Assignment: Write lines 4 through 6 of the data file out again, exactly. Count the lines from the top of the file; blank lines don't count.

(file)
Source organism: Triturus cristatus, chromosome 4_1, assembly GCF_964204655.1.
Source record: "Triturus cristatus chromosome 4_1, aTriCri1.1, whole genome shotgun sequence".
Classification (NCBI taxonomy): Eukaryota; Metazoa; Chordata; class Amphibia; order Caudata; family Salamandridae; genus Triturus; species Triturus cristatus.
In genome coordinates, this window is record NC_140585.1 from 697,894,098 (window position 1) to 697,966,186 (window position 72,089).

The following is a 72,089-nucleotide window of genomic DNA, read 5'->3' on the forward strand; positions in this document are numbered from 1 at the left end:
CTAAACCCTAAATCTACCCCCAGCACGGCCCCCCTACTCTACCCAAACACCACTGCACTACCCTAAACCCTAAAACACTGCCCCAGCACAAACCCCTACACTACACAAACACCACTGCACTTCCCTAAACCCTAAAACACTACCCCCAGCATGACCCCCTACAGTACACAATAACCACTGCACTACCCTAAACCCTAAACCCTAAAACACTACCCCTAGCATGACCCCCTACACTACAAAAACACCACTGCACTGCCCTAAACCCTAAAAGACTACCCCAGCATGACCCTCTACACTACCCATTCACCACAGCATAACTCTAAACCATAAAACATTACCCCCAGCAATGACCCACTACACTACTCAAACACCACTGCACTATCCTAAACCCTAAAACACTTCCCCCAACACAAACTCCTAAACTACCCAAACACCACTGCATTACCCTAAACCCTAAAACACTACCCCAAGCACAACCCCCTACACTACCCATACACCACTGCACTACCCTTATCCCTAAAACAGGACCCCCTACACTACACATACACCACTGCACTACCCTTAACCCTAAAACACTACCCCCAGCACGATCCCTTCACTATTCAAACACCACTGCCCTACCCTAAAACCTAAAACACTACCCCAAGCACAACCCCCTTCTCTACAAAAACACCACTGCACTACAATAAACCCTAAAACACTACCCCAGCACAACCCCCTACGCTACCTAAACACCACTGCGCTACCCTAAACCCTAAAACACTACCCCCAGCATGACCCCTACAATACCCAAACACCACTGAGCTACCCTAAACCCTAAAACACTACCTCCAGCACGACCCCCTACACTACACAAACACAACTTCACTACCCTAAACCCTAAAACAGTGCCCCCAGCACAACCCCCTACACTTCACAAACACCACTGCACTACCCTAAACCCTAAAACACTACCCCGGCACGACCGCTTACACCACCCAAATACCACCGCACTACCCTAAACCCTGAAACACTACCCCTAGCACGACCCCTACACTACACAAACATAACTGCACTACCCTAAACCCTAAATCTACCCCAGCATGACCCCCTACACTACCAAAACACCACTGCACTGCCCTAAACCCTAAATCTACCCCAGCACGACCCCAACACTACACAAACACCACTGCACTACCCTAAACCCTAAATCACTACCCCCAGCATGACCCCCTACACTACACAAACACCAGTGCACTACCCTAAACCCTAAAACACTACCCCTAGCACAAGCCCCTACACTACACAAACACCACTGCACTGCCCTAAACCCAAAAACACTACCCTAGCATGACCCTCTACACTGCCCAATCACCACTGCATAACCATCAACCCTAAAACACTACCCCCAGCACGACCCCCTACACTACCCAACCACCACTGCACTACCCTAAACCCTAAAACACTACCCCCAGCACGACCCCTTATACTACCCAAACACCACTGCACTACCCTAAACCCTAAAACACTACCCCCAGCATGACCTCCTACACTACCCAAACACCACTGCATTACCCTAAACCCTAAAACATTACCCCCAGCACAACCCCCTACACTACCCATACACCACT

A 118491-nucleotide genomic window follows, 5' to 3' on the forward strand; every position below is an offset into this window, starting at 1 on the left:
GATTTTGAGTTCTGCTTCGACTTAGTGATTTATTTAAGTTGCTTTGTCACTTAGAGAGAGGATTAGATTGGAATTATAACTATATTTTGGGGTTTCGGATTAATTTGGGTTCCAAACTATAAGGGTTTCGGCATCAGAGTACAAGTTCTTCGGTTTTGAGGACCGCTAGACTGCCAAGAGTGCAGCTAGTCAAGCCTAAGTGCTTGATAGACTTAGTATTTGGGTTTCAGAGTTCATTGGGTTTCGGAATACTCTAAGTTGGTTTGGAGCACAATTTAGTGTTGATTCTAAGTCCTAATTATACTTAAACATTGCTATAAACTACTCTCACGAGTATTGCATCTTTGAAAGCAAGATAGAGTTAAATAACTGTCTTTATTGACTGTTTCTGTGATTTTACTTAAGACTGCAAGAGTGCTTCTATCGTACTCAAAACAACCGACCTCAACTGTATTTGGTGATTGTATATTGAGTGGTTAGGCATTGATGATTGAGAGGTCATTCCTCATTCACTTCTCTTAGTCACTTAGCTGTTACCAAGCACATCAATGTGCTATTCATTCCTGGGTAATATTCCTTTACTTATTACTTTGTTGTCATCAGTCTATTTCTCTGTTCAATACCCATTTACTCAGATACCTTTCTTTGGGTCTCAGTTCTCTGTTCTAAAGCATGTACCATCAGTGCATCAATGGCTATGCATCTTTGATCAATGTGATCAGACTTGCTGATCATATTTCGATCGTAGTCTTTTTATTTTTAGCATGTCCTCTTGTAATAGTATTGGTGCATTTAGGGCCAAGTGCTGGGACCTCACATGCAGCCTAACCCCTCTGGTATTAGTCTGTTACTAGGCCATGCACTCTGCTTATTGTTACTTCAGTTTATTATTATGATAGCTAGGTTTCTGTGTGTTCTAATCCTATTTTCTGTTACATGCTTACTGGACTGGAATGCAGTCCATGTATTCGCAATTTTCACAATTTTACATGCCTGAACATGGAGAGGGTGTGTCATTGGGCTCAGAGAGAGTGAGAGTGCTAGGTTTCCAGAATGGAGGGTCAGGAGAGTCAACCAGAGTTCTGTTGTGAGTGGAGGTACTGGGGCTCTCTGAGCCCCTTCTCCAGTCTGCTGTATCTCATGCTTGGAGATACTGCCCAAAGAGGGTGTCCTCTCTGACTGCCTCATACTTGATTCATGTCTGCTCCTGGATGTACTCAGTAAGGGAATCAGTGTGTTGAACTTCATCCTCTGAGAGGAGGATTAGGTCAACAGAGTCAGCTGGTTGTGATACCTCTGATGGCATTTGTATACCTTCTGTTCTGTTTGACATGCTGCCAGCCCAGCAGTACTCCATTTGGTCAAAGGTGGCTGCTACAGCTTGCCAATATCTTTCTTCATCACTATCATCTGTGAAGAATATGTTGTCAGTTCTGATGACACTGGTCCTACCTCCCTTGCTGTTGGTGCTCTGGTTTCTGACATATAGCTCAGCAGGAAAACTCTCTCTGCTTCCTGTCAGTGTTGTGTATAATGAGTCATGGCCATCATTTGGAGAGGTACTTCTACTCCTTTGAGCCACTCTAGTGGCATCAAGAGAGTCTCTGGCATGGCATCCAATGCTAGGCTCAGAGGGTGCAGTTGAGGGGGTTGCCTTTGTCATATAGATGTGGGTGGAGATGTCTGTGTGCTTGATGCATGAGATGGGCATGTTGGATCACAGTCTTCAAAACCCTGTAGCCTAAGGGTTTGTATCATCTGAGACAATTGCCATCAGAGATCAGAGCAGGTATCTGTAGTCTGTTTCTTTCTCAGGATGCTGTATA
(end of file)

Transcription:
In genome coordinates, this window is record NC_140585.1 from 697,894,098 (window position 1) to 697,966,186 (window position 72,089).

The following is a 72,089-nucleotide window of genomic DNA, read 5'->3' on the forward strand; positions in this document are numbered from 1 at the left end:
CTAAACCCTAAATCTACCCCCAGCACGGCCCCCCTACTCTACCCAAACACCACTGCACTACCCTAAACCCTAAAACACTGCCCCAGCACAAACCCCTACACTACACAAACACCACTGCACTTCCCTAAACCCTAAAACACTACCCCCAGCATGACCCCCTACAGTACACAATAACCACTGCACTACCCTAAACCCTAAACCCTAAAACACTACCCCTAGCATGACCCCCTACACTACAAAAACACCACTGCACTGCCCTAAACCCTAAAAGACTACCCCAGCATGACCCTCTACACTACCCATTCACCACAGCATAACTCTAAACCATAAAACATTACCCCCAGCAATGACCCACTACACTACTCAAACACCACTGCACTATCCTAAACCCTAAAACACTTCCCCCAACACAAACTCCTAAACTACCCAAACACCACTGCATTACCCTAAACCCTAAAACACTACCCCAAGCACAACCCCCTACACTACCCATACACCACTGCACTACCCTTATCCCTAAAACAGGACCCCCTACACTACACATACACCACTGCACTACCCTTAACCCTAAAACACTACCCCCAGCACGATCCCTTCACTATTCAAACACCACTGCCCTACCCTAAAACCTAAAACACTACCCCAAGCACAACCCCCTTCTCTACAAAAACACCACTGCACTACAATAAACCCTAAAACACTACCCCAGCACAACCCCCTACGCTACCTAAACACCACTGCGCTACCCTAAACCCTAAAACACTACCCCCAGCATGACCCCTACAATACCCAAACACCACTGAGCTACCCTAAACCCTAAAACACTACCTCCAGCACGACCCCCTACACTACACAAACACAACTTCACTACCCTAAACCCTAAAACAGTGCCCCCAGCACAACCCCCTACACTTCACAAACACCACTGCACTACCCTAAACCCTAAAACACTACCCCGGCACGACCGCTTACACCACCCAAATACCACCGCACTACCCTAAACCCTGAAACACTACCCCTAGCACGACCCCTACACTACACAAACATAACTGCACTACCCTAAACCCTAAATCTACCCCAGCATGACCCCCTACACTACCAAAACACCACTGCACTGCCCTAAACCCTAAATCTACCCCAGCACGACCCCAACACTACACAAACACCACTGCACTACCCTAAACCCTAAATCACTACCCCCAGCATGACCCCCTACACTACACAAACACCAGTGCACTACCCTAAACCCTAAAACACTACCCCTAGCACAAGCCCCTACACTACACAAACACCACTGCACTGCCCTAAACCCAAAAACACTACCCTAGCATGACCCTCTACACTGCCCAATCACCACTGCATAACCATCAACCCTAAAACACTACCCCCAGCACGACCCCCTACACTACCCAACCACCACTGCACTACCCTAAACCCTAAAACACTACCCCCAGCACGACCCCTTATACTACCCAAACACCACTGCACTACCCTAAACCCTAAAACACTACCCCCAGCATGACCTCCTACACTACCCAAACACCACTGCATTACCCTAAACCCTAAAACATTACCCCCAGCACAACCCCCTACACTACCCATACACCACT